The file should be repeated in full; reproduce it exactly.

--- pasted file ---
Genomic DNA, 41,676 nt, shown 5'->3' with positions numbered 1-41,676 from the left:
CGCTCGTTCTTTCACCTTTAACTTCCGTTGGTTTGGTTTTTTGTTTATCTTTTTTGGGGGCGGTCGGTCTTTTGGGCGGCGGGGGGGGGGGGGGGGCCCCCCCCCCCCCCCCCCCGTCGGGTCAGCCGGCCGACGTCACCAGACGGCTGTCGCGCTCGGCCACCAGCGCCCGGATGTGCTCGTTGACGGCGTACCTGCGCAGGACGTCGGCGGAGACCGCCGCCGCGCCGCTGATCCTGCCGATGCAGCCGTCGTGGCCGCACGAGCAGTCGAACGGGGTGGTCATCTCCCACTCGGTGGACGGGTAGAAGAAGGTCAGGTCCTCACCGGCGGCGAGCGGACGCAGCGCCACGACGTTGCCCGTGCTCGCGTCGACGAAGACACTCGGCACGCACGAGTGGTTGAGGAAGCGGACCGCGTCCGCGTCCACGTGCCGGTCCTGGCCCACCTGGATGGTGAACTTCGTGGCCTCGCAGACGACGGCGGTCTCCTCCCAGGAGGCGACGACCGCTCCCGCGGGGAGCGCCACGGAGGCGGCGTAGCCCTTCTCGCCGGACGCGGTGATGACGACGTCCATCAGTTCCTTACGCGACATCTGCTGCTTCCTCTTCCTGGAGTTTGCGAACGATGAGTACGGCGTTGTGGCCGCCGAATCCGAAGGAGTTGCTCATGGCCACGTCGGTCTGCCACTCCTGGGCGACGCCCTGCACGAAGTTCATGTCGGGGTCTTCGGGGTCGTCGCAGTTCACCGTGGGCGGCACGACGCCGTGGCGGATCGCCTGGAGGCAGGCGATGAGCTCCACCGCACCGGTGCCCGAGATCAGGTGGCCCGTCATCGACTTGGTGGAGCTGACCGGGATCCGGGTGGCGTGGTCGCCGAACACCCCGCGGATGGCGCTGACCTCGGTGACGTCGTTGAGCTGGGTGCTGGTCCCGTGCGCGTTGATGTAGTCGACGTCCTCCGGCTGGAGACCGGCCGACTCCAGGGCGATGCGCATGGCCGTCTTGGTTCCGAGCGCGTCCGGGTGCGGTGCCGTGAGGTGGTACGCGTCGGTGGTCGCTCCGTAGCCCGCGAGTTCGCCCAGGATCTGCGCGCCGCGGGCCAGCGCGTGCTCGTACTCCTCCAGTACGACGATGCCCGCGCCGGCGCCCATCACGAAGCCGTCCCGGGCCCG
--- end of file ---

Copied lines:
Genomic DNA, 41,676 nt, shown 5'->3' with positions numbered 1-41,676 from the left:
CGCTCGTTCTTTCACCTTTAACTTCCGTTGGTTTGGTTTTTTGTTTATCTTTTTTGGGGGCGGTCGGTCTTTTGGGCGGCGGGGGGGGGGGGGGGGCCCCCCCCCCCCCCCCCCCGTCGGGTCAGCCGGCCGACGTCACCAGACGGCTGTCGCGCTCGGCCACCAGCGCCCGGATGTGCTCGTTGACGGCGTACCTGCGCAGGACGTCGGCGGAGACCGCCGCCGCGCCGCTGATCCTGCCGATGCAGCCGTCGTGGCCGCACGAGCAGTCGAACGGGGTGGTCATCTCCCACTCGGTGGACGGGTAGAAGAAGGTCAGGTCCTCACCGGCGGCGAGCGGACGCAGCGCCACGACGTTGCCCGTGCTCGCGTCGACGAAGACACTCGGCACGCACGAGTGGTTGAGGAAGCGGACCGCGTCCGCGTCCACGTGCCGGTCCTGGCCCACCTGGATGGTGAACTTCGTGGCCTCGCAGACGACGGCGGTCTCCTCCCAGGAGGCGACGACCGCTCCCGCGGGGAGCGCCACGGAGGCGGCGTAGCCCTTCTCGCCGGACGCGGTGATGACGACGTCCATCAGTTCCTTACGCGACATCTGCTGCTTCCTCTTCCTGGAGTTTGCGAACGATGAGTACGGCGTTGTGGCCGCCGAATCCGAAGGAGTTGCTCATGGCCACGTCGGTCTGCCACTCCTGGGCGACGCCCTGCACGAAGTTCATGTCGGGGTCTTCGGGGTCGTCGCAGTTCACCGTGGGCGGCACGACGCCGTGGCGGATCGCCTGGAGGCAGGCGATGAGCTCCACCGCACCGGTGCCCGAGATCAGGTGGCCCGTCATCGACTTGGTGGAGCTGACCGGGATCCGGGTGGCGTGGTCGCCGAACACCCCGCGGATGGCGCTGACCTCGGTGACGTCGTTGAGCTGGGTGCTGGTCCCGTGCGCGTTGATGTAGTCGACGTCCTCCGGCTGGAGACCGGCCGACTCCAGGGCGATGCGCATGGCCGTCTTGGTTCCGAGCGCGTCCGGGTGCGGTGCCGTGAGGTGGTACGCGTCGGTGGTCGCTCCGTAGCCCGCGAGTTCGCCCAGGATCTGCGCGCCGCGGGCCAGCGCGTGCTCGTACTCCTCCAGTACGACGATGCCCGCGCCGGCGCCCATCACGAAGCCGTCCCGGGCCCG